MORE than 160 people have tested positive for coronavirus in Berkshire in the last 24 hours.
Public Health England has recorded 164 lab-confirmed cases in areas including Reading, Bracknell, Wokingham, West Berkshire, Slough and Windsor and Maidenhead.
These figures, correct as of Tuesday, February 1 at 4pm, bring the county’s lab-confirmed positive Covid-19 tests total to 51,429, according to Public Health England.
The local breakdown for the past 24 hours as follows:
Reading – 24 cases, 10,074 total
West Berkshire – 26 cases, 5,716 total
Bracknell – 20 cases, 6,538 total
Wokingham – 19 cases, 7,563 total
Slough – 50 cases, 13,824 total
Windsor and Maidenhead – 25 cases, 7,714 total
There have now been 3,972,148 people across the UK who have tested positive for Covid-19.
The total number of deaths – those with Covid-19 listed on their death certificate – across the UK has now reached 121,674.
The latest seven-day rate per 100,000 people locally are as follows:
Reading – 252.2
West Berkshire – 172.3
Bracknell – 234.2
Wokingham – 140.3
Slough – 346.4
Windsor and Maidenhead – 156.5
In today’s national coronavirus news:
Vaccines are “fully efficacious” against the Kent variant of coronavirus, Environment Secretary George Eustice has said.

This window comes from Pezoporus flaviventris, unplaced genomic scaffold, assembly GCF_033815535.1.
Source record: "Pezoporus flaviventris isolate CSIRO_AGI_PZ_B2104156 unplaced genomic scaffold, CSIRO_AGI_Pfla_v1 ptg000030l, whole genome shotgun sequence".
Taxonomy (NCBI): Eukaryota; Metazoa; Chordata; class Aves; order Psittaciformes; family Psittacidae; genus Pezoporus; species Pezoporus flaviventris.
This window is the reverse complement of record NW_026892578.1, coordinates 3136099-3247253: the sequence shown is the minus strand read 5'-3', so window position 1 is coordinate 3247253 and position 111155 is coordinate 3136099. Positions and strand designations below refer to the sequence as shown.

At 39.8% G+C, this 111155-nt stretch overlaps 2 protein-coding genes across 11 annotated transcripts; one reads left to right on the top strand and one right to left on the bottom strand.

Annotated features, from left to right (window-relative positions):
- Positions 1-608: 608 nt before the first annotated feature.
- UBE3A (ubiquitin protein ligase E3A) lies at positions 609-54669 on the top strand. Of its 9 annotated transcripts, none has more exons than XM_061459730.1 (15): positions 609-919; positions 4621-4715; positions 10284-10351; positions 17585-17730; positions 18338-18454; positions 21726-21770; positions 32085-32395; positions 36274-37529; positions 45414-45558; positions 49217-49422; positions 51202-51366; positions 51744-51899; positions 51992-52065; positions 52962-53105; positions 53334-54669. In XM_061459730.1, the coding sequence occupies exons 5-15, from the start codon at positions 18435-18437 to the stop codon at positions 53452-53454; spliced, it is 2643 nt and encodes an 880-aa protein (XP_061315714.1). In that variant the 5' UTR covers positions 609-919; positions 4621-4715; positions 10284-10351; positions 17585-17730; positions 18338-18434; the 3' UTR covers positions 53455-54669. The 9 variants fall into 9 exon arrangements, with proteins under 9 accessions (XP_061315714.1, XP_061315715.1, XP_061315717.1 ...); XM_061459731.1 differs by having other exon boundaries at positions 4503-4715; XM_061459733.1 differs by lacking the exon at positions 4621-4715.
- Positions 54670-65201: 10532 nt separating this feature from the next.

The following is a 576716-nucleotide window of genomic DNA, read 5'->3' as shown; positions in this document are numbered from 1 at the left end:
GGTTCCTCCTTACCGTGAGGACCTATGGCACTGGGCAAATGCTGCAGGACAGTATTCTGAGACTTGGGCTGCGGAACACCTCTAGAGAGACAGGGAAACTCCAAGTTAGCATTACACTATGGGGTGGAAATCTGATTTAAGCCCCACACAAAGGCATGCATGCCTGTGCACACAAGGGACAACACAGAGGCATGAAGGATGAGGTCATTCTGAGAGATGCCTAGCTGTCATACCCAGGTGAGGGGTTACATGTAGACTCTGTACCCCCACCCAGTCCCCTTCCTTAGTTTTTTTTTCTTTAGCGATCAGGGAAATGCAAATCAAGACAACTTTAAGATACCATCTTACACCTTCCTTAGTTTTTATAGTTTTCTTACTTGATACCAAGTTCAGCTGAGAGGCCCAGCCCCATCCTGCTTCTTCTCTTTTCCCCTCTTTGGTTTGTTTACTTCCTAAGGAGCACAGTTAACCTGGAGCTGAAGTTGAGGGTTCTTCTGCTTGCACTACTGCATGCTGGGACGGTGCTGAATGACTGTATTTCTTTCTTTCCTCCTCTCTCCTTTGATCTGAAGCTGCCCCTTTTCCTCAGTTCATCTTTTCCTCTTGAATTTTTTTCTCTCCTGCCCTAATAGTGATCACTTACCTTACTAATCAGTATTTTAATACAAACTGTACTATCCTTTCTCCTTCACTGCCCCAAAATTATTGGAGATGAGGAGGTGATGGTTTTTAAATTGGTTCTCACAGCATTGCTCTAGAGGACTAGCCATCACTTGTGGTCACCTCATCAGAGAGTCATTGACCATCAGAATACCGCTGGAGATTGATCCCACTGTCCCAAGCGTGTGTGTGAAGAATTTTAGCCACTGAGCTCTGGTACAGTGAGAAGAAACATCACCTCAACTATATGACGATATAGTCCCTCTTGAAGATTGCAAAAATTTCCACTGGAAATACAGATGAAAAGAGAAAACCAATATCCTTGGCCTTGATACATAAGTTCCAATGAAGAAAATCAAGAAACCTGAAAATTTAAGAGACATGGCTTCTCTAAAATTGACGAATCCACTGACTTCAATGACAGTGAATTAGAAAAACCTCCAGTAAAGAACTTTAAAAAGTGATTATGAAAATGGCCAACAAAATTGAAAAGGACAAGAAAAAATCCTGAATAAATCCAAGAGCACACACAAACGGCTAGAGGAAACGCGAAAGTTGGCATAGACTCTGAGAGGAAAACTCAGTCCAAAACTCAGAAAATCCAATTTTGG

He told Sky News that the variant remains “our main challenge at the moment”.
“(It is) highly infectious, spreads more quickly than some of the other variants, and dominates at the moment and is our primary challenge.
“And the vaccines are fully efficacious against that particular strain.”
Experts believe coronavirus is becoming an “endemic” disease, a leading epidemiologist has said.
Professor David Heymann, of the London School of Hygiene & Tropical Medicine, was asked on the BBC Radio 4’s Today programme if people were going to have to “learn to live with” coronavirus circulating.
Prof Heymann replied: “It certainly seems like that in the shorter term, and probably in the long term as well.
“Most experts believe that this disease is now becoming endemic, but the good thing is that we have many tools including vaccines with which we can deal with this virus.”
Drawing a comparison with the spread of HIV/Aids, he added: “We’ve learned to live with it, as we’ll learn to live with this infection as well.”
Mr Eustice said it was “disappointing” that some NHS staff have declined to take a coronavirus vaccine.
“I think it is always very difficult to require or mandate vaccination… it has always been the case that people have to choose to want it,” the Environment Secretary told Sky News.
“Obviously it is disappointing if people working in our NHS, who themselves in very small numbers, have decided not to have the vaccine.
“We want to get maximum protection particularly for those vulnerable cohorts but also for those such as those working in the NHS who are particularly exposed, and the vast majority of them have taken up the vaccine.”
The Joint Committee on Vaccination and Immunisation (JCVI) will set out who they believe should be next in line for Covid-19 jabs in a few weeks time.